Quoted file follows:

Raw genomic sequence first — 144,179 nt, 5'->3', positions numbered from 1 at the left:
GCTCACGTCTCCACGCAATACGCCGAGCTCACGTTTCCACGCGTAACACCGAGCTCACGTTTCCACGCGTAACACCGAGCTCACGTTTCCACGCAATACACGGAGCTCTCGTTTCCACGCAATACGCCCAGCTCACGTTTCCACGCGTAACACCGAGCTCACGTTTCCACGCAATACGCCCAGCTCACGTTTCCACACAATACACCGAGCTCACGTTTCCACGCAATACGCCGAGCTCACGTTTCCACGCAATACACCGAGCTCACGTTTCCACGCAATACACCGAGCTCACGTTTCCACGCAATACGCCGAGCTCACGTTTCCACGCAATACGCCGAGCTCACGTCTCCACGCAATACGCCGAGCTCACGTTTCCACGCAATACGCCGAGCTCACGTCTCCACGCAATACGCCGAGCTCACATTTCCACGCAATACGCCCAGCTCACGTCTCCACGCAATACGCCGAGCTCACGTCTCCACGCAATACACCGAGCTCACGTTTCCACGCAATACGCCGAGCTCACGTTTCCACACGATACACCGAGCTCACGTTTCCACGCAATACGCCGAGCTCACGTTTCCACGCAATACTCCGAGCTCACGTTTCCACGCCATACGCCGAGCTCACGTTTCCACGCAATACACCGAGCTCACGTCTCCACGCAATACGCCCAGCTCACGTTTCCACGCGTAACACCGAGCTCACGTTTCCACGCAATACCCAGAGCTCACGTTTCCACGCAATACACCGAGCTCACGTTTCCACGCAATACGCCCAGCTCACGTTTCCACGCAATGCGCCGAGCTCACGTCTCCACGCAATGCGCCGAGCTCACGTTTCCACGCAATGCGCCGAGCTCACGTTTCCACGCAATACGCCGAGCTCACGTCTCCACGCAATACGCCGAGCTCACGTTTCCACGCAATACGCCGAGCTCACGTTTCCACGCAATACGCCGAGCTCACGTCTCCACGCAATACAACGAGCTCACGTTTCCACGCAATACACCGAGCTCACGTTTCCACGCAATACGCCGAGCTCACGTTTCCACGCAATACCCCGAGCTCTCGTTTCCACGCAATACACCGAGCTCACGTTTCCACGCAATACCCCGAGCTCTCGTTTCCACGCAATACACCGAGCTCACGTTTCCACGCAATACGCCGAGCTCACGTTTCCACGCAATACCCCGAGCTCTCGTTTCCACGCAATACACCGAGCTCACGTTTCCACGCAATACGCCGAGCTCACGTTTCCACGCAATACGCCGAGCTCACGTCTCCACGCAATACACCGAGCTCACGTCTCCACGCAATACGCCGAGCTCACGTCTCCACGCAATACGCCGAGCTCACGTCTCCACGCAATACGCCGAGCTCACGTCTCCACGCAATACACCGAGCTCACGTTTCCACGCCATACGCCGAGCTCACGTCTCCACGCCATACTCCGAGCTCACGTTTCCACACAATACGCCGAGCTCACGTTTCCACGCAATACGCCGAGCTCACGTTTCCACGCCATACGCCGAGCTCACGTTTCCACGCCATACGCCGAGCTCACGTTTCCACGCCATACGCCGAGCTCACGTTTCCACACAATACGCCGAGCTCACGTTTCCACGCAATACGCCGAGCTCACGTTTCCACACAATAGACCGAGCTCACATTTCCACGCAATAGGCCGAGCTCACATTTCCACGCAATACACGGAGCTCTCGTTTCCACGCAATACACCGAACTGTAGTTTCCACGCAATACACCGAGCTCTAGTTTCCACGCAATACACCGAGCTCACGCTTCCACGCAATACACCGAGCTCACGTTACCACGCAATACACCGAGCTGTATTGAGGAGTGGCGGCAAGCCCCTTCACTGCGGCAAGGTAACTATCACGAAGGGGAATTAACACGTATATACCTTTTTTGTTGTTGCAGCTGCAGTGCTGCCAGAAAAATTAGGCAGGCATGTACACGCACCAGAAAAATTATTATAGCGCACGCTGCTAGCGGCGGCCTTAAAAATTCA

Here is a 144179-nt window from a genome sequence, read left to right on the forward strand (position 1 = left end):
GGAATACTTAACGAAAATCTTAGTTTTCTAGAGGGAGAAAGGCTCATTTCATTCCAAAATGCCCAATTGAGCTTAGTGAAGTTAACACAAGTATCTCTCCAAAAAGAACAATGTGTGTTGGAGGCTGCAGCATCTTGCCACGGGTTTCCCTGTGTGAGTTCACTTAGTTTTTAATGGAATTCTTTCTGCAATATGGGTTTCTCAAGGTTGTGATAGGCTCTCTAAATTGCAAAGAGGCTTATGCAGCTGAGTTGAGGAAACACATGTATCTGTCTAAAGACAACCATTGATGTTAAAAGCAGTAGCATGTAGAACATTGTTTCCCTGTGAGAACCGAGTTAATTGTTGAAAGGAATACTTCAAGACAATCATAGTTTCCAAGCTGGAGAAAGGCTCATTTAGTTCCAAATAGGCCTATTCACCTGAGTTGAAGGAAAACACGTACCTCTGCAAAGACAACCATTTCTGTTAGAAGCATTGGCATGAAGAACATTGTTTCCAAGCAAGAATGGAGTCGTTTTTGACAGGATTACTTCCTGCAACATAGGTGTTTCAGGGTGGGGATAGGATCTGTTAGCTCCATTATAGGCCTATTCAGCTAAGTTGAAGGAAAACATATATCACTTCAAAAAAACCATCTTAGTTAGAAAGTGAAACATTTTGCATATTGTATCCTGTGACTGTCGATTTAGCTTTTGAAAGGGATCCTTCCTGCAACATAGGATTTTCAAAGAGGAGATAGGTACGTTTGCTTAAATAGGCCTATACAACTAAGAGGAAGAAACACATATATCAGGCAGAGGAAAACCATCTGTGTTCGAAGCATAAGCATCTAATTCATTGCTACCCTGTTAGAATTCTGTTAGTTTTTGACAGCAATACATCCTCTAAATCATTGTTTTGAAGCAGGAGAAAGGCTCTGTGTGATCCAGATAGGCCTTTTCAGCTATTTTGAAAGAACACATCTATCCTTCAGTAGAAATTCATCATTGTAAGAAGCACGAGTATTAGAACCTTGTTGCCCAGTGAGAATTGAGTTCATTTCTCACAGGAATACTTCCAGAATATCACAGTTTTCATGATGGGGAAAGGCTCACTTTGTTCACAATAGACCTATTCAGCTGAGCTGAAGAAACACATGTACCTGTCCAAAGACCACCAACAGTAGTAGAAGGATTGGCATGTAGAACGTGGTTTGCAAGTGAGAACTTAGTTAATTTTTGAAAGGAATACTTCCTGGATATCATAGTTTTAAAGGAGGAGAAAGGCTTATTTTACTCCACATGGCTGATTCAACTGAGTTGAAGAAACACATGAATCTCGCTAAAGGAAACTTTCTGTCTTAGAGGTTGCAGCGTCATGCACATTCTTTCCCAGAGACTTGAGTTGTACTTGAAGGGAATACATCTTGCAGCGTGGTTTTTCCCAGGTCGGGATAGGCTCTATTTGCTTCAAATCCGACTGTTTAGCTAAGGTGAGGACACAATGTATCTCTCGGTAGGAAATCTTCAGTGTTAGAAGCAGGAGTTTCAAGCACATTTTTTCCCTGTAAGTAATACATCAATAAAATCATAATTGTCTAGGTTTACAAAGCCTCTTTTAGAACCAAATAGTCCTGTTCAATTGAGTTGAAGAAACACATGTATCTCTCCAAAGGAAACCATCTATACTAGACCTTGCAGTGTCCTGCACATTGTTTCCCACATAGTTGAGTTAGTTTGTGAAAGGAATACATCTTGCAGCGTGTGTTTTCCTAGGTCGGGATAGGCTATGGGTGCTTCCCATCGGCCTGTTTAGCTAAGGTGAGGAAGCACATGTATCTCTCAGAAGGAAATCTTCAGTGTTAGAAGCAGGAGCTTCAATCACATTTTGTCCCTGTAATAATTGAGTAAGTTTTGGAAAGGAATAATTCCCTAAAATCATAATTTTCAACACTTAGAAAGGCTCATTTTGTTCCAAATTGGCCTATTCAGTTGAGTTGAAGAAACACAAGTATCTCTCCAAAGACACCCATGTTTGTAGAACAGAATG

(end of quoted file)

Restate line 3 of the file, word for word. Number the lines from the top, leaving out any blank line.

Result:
Here is a 144179-nt window from a genome sequence, read left to right on the forward strand (position 1 = left end):